King's College London
Online Exhibitions
To scrutinize the whole of Nature: The Royal Society and its fellows 1660-1730

Newton's Principia

Title page of Isaac Newton's Philosophiæ naturalis principia mathematica. Imprimatur S. Pepys, Reg. Soc. præses, Julii 5. 1686. Londini: Jussu Societatis Regiæ ac typis Josephi Streater, 1687 [Rare Books Collection QA803.A2]Title page of Isaac Newton's Philosophiæ naturalis principia mathematica. Imprimatur S. Pepys, Reg. Soc. præses, Julii 5. 1686. Londini: Jussu Societatis Regiæ ac typis Josephi Streater, 1687 [Rare Books Collection QA803.A2]In August 1684 Edmond Halley visited Isaac Newton (1642-1727) in Cambridge and asked him what path a planet would describe around the sun if attracted to it by a force which varied inversely as a square of the distance. Newton replied that it would follow an elliptical orbit and that he had already proved this mathematically. Unfortunately, he could not find his proof among his papers and promised to send it to Halley later.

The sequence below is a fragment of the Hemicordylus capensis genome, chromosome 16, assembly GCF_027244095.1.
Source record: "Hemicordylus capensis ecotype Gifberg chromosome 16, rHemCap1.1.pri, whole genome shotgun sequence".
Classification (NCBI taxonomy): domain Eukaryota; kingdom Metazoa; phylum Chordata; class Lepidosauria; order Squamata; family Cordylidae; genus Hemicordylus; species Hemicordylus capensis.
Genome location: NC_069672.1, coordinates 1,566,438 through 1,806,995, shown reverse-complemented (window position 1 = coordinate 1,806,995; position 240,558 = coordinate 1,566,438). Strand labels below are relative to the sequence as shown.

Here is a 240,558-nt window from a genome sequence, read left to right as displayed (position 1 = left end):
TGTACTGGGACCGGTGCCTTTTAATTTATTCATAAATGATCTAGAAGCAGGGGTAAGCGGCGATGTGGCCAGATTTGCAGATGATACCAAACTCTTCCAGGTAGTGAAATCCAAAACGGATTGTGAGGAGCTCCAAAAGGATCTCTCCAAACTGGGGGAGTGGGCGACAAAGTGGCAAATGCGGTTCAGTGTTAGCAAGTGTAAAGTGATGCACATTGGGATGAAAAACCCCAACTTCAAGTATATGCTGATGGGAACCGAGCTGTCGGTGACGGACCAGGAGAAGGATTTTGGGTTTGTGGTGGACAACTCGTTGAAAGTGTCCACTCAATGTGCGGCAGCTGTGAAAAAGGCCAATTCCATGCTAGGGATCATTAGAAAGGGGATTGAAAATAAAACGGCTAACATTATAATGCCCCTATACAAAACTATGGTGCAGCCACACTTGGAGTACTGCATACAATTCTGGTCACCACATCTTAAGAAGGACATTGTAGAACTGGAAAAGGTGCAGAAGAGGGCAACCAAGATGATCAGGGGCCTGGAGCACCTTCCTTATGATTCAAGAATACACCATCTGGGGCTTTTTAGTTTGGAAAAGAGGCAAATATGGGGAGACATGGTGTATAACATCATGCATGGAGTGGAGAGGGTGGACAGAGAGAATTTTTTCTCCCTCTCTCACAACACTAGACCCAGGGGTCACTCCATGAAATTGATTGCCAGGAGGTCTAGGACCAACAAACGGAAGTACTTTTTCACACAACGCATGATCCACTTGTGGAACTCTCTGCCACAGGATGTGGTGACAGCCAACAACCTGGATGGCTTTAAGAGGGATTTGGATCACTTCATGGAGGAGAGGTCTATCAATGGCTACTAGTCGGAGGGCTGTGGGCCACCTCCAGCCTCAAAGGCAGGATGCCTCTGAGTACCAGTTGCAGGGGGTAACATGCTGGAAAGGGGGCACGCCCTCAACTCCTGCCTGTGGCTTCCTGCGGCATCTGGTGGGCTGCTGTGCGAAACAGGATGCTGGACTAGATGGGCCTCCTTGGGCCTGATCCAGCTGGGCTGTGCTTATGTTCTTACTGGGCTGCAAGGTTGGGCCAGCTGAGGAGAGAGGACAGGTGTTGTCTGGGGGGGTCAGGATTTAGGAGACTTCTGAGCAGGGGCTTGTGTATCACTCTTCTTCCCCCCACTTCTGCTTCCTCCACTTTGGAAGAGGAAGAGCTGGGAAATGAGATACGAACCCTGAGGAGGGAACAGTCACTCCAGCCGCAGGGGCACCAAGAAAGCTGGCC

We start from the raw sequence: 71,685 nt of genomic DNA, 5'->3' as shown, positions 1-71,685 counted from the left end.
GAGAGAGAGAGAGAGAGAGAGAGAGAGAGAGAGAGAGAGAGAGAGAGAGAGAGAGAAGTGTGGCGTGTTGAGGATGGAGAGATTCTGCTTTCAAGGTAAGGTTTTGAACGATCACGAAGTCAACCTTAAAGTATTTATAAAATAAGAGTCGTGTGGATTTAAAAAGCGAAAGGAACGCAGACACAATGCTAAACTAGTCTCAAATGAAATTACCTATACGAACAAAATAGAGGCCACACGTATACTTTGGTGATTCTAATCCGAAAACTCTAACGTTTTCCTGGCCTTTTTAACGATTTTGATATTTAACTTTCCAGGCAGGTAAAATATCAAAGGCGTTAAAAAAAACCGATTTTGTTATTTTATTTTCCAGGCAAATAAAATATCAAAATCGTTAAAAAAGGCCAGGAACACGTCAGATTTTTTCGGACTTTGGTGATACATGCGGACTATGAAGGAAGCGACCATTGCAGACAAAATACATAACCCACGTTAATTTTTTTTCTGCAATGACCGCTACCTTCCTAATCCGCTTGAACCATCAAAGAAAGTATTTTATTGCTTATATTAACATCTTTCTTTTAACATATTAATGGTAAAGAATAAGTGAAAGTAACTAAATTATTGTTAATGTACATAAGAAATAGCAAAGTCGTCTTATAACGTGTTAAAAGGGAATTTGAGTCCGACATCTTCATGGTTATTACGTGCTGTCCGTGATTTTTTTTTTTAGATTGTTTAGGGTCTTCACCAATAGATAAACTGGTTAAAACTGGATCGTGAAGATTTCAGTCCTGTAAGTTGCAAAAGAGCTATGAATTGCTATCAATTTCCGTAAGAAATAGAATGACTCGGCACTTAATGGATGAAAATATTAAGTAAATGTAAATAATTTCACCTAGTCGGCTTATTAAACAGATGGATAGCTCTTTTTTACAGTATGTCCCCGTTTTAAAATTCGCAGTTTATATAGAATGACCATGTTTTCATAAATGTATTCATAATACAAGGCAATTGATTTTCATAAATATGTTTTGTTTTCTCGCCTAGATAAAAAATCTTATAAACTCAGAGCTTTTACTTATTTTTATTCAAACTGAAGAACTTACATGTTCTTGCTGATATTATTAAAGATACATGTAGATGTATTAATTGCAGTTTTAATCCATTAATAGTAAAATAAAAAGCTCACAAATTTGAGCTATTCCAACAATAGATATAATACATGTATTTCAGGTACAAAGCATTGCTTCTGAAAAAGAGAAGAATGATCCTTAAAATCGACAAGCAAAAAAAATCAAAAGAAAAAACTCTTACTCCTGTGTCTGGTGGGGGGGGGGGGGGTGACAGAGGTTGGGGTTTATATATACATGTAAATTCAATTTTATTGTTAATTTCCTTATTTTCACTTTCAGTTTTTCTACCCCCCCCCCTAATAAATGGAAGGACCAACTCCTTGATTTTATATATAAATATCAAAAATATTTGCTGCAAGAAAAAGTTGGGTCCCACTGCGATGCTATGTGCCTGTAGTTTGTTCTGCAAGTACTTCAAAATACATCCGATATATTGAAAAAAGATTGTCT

Three months later he sent Halley a paper entitled De motu corporum gyrum (On the motion of bodies in orbit). Halley suggested publication and Newton, initially reluctant, eventually agreed. Over the next eighteen months he revised and expanded this paper into Philosophiæ naturalis principia mathematica. As the Royal Society had insufficient funds to publish it, it was printed at Halley’s expense in 1687.

In Principia, Newton, using his three laws of motion and the law of universal gravitation, accounted for the the motion of planets, moons and comets within the solar system and showed that objects here on earth and in the heavens follow the same mathematically describable natural laws. Newton further refined and revised his ideas in two later editions published in 1713 and 1726.

ARCHIOS™ | Total time:0.1663 s | Source:cache